Persuasive Preaching

Persuasive Preaching Overstreet revised3 (7-19-14)

A review by Stuart Brogden

R. Larry Overstreet has subtitled this book, A Biblical and Practical Guide to the Effective Use of Persuasion, and in his prologue (page 4) makes the case that in order for preaching to be persuasive it must include a public invitation. We will see, in chapter 12, that Overstreet is not a disciple of Charles Finney – he warns about the abuse that has followed after Finney’s “new methods”, comparing persuasion with manipulation. What, then, does our author mean by the term “persuasive preaching?” He defines it at the end of chapter 1, page 14:

“(a) the process of preparing biblical, expository message using a persuasive pattern, and

(b) presenting them through verbal and nonverbal communication means

(c) to autonomous individuals who can be convicted and/or taught by God’s Holy Spirit,

(d) in order to alter or strengthen

(e) their attitudes and beliefs towards God, His Word, and other individuals,

(f) resulting in their lives being transformed into the image of Christ.”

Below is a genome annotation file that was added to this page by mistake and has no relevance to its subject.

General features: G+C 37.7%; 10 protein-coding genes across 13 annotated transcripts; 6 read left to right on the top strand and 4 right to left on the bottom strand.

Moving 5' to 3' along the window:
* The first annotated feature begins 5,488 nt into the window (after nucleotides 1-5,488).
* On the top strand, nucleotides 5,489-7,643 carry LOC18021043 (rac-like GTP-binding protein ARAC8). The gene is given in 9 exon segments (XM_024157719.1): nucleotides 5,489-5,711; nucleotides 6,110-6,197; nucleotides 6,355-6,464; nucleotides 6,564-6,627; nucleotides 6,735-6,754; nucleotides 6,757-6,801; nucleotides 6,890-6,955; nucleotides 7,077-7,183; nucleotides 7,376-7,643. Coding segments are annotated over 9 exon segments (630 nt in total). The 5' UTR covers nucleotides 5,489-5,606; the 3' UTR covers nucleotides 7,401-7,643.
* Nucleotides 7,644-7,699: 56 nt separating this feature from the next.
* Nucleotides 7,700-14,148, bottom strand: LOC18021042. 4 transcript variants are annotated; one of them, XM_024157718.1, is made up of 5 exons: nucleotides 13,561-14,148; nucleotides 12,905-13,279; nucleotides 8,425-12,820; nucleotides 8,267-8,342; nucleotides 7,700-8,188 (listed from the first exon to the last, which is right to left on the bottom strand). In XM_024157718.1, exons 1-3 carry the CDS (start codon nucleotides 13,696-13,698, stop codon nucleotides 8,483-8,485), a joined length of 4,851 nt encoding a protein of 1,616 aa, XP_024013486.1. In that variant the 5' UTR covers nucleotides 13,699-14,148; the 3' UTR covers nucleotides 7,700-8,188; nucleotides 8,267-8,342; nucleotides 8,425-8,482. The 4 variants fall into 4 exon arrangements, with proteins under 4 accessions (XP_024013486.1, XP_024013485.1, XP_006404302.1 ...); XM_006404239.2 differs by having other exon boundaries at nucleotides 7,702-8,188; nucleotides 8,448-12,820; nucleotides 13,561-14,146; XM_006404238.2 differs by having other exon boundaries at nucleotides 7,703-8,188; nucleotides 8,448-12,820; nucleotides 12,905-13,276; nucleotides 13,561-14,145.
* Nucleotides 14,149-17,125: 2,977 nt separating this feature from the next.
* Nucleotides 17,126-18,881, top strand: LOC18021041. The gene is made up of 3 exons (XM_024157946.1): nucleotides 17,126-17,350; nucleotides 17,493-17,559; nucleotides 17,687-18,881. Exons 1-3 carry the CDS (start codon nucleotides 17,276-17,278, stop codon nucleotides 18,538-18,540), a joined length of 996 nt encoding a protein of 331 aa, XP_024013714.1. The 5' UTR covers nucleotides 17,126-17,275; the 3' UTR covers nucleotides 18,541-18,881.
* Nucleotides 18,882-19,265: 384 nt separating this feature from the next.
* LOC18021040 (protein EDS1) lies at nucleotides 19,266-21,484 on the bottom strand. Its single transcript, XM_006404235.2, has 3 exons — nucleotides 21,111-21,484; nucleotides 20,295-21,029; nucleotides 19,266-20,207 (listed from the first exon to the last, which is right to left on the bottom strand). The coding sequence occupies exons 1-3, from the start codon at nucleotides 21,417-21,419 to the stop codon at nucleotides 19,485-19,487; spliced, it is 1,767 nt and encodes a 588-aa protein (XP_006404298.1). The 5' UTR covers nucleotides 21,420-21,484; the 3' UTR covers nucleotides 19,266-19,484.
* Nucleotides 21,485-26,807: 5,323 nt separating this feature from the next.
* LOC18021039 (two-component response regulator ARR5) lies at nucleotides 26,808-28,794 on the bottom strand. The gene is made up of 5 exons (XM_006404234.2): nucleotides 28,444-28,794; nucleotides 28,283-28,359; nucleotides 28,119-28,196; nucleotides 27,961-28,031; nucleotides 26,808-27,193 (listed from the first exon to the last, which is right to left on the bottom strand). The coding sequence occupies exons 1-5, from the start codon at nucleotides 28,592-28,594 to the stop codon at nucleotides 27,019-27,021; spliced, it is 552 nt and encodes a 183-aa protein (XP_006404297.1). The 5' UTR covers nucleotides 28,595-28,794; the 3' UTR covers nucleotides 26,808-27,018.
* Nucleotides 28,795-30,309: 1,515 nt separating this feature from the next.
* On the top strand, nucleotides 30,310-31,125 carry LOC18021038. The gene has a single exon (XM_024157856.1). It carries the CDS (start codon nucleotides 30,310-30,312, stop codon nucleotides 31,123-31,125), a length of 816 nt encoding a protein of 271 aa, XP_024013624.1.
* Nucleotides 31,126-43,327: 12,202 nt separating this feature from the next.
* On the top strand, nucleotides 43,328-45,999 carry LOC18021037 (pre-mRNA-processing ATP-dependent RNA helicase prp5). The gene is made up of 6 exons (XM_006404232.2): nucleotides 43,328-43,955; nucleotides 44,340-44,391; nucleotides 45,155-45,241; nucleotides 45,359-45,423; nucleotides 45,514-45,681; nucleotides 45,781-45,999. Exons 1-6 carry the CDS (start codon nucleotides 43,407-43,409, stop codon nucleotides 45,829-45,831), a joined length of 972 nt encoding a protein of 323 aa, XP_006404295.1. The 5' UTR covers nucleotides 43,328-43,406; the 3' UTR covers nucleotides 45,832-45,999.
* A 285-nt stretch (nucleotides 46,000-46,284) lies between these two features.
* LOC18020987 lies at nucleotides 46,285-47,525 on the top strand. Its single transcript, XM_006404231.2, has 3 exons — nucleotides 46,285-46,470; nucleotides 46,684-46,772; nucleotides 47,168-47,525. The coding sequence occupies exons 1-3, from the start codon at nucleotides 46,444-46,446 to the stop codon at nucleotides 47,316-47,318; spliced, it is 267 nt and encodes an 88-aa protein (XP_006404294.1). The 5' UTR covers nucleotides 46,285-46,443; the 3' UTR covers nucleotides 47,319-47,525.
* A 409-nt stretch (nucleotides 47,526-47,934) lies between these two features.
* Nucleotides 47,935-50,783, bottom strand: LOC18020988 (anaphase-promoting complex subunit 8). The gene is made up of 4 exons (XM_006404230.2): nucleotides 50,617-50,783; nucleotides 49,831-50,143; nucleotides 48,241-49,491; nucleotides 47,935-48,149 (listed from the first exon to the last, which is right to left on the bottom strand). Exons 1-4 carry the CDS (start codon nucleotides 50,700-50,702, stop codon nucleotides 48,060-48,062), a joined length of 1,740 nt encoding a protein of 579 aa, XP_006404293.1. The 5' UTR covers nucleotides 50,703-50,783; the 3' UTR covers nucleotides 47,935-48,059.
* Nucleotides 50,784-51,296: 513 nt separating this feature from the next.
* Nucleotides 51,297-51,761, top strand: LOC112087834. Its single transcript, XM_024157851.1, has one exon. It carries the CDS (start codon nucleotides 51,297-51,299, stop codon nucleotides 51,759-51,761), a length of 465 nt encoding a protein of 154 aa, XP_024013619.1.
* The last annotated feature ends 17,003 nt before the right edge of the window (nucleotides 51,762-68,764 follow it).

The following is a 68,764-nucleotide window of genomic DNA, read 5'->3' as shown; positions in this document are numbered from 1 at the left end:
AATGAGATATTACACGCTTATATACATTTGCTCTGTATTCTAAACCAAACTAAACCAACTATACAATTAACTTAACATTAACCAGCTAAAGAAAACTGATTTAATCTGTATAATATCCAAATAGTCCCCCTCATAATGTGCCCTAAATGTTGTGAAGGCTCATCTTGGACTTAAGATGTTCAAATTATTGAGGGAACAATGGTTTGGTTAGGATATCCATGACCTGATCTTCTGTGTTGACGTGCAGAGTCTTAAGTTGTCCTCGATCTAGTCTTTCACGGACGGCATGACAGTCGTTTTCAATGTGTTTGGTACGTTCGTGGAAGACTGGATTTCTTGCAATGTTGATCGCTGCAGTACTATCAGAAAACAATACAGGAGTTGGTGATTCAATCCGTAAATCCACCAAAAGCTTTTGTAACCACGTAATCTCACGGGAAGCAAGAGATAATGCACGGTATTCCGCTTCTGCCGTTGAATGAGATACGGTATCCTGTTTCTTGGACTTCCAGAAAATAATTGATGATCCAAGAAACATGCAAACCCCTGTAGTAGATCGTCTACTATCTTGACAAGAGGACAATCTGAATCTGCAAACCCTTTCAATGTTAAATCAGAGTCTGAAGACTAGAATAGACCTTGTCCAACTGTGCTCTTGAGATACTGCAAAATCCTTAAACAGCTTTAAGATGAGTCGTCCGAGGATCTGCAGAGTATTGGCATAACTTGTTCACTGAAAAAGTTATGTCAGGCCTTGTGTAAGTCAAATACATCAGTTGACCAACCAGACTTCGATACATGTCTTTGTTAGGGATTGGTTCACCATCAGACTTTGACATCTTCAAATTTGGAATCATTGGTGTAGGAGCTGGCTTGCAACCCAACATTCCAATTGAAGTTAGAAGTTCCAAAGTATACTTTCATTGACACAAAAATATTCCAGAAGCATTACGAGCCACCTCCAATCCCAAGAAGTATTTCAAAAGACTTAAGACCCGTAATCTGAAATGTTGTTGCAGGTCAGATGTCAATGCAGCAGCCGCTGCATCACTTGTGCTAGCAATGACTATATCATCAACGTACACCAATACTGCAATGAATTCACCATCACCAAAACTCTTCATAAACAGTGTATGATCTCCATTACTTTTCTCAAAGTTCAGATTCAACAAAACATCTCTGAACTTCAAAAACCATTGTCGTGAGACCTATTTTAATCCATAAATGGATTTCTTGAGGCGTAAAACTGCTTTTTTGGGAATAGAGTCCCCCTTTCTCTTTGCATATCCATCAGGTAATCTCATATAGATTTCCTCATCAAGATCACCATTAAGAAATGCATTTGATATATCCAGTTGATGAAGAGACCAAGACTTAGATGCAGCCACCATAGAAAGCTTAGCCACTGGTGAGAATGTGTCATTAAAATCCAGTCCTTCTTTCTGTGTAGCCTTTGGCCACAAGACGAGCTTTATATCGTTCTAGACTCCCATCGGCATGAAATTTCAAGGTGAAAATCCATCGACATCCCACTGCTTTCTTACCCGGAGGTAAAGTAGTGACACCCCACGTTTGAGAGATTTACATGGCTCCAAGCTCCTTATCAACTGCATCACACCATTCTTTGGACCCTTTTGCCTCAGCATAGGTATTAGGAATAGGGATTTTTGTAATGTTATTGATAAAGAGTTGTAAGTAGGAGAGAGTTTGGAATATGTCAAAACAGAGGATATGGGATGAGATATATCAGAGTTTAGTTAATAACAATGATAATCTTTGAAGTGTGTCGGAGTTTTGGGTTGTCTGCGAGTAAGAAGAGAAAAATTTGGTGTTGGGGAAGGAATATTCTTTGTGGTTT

While I would combine (c) with (b) and (e) with (d), the overall point he is making is one I think any pastor could embrace. What pastor would not want his people to be transformed by the renewing of their minds as a result of the Spirit working through his preaching?

The bulk of this book, chapters 3 – 11, is an extensive, technical argument in favor of persuasive speech, from the Bible and pagan perspectives – heavily footnoted. I found this part of the book ponderous and laborious; perhaps because I am already convinced that the Lord has shown us we are to be persuasive in our presentation of His Word, while not trusting in our ability to persuade men as an effective means of building His people up.

I think chapter 13, “The Holy Spirit in Preaching”, is the most important part of the book. Overstreet rightly points out that He is the originator of God’s Word (page 172), the revealer of God’s Word (page 172), the communicator (page 175), and the propagator of God’s Word (page 177). We are reminded that the Holy Spirit equips the preacher (180) and the listeners (181). These are excellent reminders and much needed in these days, as so many people have apparently latched on to the notion that preachers are the ones who do these things! Our author instructs us to not grieve or quench the Spirit, but walk in the Spirit, be filled with the Spirit, and in prayer to the Spirit (pages 184 – 191). If the book had ended here, it would have been fine. But Overstreet told us in the prologue that persuasive preaching must include an invitation – so the last chapter, 14, is on that topic.